What was the process like of developing the story for this series? How much consideration is given to the notion of telling a Lara Croft story that takes specific advantage of the comic book medium?

Quite a lot, the differences in medium are subtle and very interesting. In the game, there is a hyper-realism to the graphics that is quite different from comics, yet she can get shot 50 times and wait a bit, and be fine. I can't do that in the comic. I can't kill her and hit reset. The needs are different and fascinating.

Also, 12 issues of her crawling around on an island, I don't think that would translate. So we are telling a wider adventure with more settings, and some good hot familiar stuff for those paying attention!

I'm having a blast.

A major part of the series appears to be an element of globe-trotting, likely both real and fictional venues. Can you share some of the locales readers will see? And have you based any of it from your own experiences traveling the world appearing at conventions?

Absolutely -- Lara will be in several different countries in the first 12 issues, and I've enlisted a bunch of local friends in each one so that I don't end up embarrassing myself too much (I hope!). We don't want to give away too much, but Lara definitely has a pint of Guinness at one point.

"Tomb Raider" is billed as an ongoing series -- are you making fairly long-term plans with the story?

Yeah, there are some surprises coming that I am excited about. It's fun to work so closely with the game designers, there is quite a bit of back and forth, and they have been very interested to hear my thoughts on the characters and their motivations. I feel like part of something wonderful in that way.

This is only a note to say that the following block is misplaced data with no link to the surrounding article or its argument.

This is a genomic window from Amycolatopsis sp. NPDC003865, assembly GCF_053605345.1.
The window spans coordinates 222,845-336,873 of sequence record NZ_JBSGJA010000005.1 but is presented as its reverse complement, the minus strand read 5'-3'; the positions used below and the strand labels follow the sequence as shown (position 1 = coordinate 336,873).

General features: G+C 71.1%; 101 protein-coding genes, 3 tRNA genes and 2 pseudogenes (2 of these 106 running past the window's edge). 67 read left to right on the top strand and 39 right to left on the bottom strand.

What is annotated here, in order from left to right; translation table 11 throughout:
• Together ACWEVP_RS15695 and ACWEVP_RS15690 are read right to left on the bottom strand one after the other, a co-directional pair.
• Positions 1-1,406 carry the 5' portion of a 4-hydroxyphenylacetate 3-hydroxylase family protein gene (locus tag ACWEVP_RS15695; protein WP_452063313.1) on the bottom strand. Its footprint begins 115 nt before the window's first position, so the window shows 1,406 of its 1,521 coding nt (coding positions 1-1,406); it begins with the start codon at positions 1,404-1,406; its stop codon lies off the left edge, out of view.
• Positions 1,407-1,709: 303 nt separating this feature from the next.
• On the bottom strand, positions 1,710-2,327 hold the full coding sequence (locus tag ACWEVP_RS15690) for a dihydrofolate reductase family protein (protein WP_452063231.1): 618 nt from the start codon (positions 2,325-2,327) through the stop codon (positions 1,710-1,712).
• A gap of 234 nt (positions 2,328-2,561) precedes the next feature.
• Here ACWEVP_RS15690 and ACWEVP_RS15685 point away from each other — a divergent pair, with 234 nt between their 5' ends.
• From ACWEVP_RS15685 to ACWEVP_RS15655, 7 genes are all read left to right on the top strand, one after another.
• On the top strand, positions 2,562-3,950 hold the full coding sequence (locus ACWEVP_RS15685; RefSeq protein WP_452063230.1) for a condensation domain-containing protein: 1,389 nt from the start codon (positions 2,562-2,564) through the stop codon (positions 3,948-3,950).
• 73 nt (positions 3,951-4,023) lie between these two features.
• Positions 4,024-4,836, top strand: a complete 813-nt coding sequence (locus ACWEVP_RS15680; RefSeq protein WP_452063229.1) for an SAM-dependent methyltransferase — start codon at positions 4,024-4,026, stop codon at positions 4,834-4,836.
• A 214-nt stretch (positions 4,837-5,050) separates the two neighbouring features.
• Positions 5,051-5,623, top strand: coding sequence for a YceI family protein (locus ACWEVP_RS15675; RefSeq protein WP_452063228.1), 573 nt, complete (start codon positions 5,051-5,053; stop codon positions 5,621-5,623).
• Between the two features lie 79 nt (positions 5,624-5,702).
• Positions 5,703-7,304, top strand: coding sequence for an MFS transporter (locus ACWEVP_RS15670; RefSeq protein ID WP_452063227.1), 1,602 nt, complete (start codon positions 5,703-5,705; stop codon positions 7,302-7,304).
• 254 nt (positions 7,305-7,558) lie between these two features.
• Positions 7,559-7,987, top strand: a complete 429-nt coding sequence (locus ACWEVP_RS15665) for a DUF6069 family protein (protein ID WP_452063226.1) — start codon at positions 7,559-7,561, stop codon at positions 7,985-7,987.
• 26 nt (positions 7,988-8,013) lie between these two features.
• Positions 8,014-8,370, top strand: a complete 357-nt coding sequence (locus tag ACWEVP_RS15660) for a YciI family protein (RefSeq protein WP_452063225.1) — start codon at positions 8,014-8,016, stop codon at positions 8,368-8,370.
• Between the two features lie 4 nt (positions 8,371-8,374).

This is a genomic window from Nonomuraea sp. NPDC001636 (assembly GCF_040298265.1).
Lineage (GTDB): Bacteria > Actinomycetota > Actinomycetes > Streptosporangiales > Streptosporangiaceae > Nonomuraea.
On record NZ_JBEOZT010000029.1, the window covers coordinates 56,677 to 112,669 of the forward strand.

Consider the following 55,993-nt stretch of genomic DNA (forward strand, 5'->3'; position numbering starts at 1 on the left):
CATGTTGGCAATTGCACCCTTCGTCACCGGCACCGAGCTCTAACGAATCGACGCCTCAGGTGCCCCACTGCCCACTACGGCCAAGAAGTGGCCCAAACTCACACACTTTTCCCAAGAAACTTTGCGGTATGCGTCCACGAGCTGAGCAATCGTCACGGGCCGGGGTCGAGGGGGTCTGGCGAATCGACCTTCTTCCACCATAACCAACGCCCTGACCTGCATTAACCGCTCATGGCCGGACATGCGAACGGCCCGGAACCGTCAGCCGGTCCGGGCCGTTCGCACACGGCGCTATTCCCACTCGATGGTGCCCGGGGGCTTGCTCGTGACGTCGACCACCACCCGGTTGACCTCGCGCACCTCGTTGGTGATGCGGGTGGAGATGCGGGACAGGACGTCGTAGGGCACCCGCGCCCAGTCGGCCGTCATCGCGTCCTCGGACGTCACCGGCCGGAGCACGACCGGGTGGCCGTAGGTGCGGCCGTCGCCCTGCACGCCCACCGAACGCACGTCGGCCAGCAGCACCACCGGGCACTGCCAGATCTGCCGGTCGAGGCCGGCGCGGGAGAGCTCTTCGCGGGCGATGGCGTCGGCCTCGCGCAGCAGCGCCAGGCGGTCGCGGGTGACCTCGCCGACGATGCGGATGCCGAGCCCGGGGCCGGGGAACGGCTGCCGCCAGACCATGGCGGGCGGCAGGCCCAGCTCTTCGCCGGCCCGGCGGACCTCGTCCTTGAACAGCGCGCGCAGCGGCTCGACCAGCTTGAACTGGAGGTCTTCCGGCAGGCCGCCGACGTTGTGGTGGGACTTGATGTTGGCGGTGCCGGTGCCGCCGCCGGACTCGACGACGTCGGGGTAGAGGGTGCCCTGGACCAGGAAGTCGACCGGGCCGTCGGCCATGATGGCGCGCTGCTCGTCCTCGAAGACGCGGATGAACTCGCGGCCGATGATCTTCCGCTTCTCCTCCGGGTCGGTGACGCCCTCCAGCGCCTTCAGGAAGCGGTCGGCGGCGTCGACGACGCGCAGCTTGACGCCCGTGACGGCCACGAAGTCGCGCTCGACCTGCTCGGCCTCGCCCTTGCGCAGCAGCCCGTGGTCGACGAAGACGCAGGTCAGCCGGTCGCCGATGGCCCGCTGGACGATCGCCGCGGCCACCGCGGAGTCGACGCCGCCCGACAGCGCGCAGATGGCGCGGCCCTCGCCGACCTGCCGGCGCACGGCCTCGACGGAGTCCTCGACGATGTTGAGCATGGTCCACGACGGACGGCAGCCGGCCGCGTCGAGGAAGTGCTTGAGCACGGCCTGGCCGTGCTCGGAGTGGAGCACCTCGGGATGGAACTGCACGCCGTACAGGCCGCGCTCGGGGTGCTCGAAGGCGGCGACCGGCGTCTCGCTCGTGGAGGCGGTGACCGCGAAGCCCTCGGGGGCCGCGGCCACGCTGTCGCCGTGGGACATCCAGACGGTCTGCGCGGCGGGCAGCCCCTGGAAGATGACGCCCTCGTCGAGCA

The first time I played TR as a kid, I was just stunned -- it was an adventure game where the lead was female, and did all the asskicking, and the risk-taking. It meant a lot to me, and it changed the landscape to a degree, it shifted the ground.

I just feel fortunate. Got a little choked up there for a second, sorry.

For people only peripherally familiar with the property, there may be some sense of skepticism about a "Tomb Raider" comic book -- both due to preconceived notion about the franchise, and the viability of video game-based comic books in general. What would you say in response to such a theoretical person?

I would guess that this theoretical person might not really be following either medium that closely, I guess. Some comic adaptations of video games have been massive, tremendous hits, written and drawn by some of the best in the industry. And they often bring in people who otherwise don't read comics.

And when the game wanted to give important backstory for the characters, they chose to do it in comics form, not animation or prose. The new Definitive edition has the "Tomb Raider: The Beginning" graphic novel included right on the disc, selectable from the main menu.

In this case, I literally am talking to the people making the game several times a week, I am throwing ideas back and forth with the upcoming sequel's writer. You just can't get more authentic than that.

It's Lara freaking Croft. I owe it to her to get it right, you know?

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#4  Edited By Crom-Cruach

Played the new game read the old Top Cow minis, which weren't that bad. Likely not going to pick up that thought.